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U.S. Department of Justice
Office of Community Oriented Policing Services

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Washington, DC 20530

June 2021 | Volume 14 | Issue 6

World Elder Abuse Awareness Day (WEAAD) is celebrated each year on June 15. It was launched to provide an opportunity for communities around the world to promote a better understanding of abuse and neglect of older persons by raising awareness of the cultural, social, economic, and demographic processes affecting elder abuse and neglect.

Although it is defined differently in each state, generally elder abuse is an intentional or negligent act by any person that causes harm or a serious risk of harm to an older adult, affecting millions of older adults annually. It is a term used to describe five subtypes: (1) physical abuse, (2) psychological abuse, (3) sexual abuse, (4) caregiver neglect, and (5) financial exploitation and fraud. Older adults are mistreated in multiple settings (homes, nursing homes, assisted living facilities) by family members, friends and neighbors, guardians, professionals, and strangers. It is estimated that only one in five of these crimes is ever discovered. The trauma of elder abuse can result in devastating financial loss, the deterioration of physical and psychological health, destruction of social and familial relationships, and premature death.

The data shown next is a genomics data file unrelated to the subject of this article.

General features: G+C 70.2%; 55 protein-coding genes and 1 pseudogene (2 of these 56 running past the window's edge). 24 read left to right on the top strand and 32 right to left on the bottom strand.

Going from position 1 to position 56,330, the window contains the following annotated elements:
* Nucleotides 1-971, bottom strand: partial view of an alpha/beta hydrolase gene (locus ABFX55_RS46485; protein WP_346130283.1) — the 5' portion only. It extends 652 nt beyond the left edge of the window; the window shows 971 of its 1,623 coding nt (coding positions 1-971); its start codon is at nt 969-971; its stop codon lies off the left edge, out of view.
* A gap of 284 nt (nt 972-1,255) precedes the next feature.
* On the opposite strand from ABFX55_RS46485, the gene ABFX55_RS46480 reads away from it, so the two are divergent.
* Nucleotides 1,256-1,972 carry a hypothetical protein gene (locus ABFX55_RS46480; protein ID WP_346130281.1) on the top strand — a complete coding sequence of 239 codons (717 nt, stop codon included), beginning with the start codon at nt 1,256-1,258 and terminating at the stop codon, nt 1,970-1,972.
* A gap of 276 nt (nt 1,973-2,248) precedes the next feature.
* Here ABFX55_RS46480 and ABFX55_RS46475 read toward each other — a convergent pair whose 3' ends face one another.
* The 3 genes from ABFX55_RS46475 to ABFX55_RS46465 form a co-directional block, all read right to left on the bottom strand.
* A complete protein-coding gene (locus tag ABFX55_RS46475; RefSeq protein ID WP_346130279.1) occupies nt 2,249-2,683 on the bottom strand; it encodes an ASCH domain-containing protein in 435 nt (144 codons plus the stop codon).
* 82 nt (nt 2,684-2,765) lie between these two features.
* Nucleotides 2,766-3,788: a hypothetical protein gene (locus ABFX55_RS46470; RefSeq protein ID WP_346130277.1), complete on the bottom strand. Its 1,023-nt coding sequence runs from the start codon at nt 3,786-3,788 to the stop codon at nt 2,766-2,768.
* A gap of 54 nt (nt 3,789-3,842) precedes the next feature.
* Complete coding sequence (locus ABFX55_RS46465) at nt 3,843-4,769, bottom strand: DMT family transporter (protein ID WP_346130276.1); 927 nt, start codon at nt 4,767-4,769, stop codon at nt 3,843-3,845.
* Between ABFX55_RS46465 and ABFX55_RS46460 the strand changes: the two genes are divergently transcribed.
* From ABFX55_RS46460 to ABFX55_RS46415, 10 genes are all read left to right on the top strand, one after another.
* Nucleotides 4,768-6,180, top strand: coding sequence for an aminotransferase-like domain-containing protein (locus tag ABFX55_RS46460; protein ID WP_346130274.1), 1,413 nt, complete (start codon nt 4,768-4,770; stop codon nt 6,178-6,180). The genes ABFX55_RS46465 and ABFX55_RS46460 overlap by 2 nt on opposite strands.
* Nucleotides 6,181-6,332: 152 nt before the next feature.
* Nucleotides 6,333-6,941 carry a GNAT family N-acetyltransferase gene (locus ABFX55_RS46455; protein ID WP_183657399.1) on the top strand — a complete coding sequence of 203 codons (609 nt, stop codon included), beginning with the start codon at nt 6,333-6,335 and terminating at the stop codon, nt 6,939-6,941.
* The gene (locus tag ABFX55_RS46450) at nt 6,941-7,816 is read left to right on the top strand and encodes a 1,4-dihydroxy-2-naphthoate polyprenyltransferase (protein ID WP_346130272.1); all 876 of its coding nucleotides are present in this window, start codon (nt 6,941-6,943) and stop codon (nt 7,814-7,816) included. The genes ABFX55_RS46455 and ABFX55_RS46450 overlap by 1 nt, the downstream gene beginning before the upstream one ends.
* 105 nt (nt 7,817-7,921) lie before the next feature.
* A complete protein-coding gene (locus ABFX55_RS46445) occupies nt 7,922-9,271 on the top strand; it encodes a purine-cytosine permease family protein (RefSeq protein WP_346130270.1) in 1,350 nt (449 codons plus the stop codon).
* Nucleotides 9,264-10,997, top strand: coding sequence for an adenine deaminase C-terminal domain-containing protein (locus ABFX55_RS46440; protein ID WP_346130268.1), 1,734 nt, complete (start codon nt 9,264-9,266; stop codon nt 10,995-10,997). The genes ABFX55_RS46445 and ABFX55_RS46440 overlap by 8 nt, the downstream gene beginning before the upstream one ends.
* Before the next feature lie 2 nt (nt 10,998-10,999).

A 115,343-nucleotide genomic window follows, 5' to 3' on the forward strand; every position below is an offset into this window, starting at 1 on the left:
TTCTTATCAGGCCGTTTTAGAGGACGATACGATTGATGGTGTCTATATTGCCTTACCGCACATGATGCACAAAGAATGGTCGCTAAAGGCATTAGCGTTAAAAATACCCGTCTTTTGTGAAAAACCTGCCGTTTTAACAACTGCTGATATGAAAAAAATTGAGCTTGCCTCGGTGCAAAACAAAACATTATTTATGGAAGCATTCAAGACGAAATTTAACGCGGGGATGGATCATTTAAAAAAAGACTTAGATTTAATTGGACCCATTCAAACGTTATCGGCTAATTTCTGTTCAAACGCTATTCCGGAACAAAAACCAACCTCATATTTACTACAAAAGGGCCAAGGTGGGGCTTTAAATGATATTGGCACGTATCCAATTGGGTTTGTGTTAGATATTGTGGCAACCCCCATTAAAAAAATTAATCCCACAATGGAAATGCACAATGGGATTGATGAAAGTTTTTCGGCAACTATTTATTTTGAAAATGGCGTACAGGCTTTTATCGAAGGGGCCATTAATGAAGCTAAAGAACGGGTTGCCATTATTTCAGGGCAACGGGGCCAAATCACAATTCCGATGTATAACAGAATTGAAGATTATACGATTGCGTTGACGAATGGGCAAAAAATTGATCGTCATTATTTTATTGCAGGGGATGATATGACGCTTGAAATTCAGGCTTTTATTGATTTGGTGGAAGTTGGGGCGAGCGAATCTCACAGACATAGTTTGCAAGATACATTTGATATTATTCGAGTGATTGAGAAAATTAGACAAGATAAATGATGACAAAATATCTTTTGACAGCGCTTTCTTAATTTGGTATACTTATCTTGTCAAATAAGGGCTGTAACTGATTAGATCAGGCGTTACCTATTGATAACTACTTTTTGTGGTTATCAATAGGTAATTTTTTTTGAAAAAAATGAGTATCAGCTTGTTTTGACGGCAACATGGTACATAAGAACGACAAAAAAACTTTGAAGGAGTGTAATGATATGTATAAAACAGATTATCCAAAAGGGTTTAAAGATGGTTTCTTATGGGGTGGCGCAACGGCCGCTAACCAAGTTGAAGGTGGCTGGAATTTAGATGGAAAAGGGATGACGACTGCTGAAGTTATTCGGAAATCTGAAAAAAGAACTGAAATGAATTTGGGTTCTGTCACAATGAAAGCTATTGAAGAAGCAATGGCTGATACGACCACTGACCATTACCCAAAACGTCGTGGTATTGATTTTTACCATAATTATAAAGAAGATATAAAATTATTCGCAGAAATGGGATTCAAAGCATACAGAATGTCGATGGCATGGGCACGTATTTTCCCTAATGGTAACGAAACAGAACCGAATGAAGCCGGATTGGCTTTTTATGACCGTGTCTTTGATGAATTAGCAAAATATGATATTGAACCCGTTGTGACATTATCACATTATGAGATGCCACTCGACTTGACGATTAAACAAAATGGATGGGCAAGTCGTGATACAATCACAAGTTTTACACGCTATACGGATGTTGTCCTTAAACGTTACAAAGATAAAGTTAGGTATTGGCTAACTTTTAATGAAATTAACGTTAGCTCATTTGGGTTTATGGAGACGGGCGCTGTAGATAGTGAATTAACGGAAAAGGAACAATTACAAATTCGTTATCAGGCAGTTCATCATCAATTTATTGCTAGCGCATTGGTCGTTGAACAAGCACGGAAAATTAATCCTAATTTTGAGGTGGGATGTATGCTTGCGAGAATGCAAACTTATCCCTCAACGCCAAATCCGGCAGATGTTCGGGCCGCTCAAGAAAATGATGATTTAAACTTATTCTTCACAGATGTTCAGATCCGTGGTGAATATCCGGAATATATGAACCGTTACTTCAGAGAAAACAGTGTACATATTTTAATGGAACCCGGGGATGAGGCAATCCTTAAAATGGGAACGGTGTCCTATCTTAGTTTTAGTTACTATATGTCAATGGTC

Elder abuse is a crime. Law enforcement increasingly has been called upon to detect, respond to, and investigate these cases. In some respects, elder abuse is a crime like any other. However, there are some unique challenges and complexities involved in investigating elder abuse that law enforcement may be less familiar with. Adult protective services (APS) can assist law enforcement in these cases. Some law enforcement agencies work hand in hand with APS, but not all law enforcement agencies are familiar with APS.

The Elder Justice Initiative (EJI) at the U.S. Department of Justice, along with its partners, the Administration for Community Living (ACL), the APS Technical Assistance Resource Center (APS TARC), and the Elder Abuse Guide for Law Enforcement (EAGLE) at the National Center on Elder Abuse (NCEA), collaborated in the creation of a series of three flyers for law enforcement on working with APS. This series of flyers is designed to quickly familiarize law enforcement with what APS is, its roles, and how working with APS on multidisciplinary teams benefits elder abuse investigations.

Read all three flyers:

  1. What is Adult Protective Services?
  2. Adult Protective Services: Your Partner in Combating Elder Abuse
  3. Law Enforcement: Building Stronger Cases with Elder Abuse Multidisciplinary Teams

Law enforcement is making a critical difference in the lives of older adults. Working with APS can strengthen your response to elder abuse, further promoting safety for older residents in your community.

Additional elder justice resources for law enforcement can be found at the Elder Justice Website and the COPS Office Elder Justice Training Portal.

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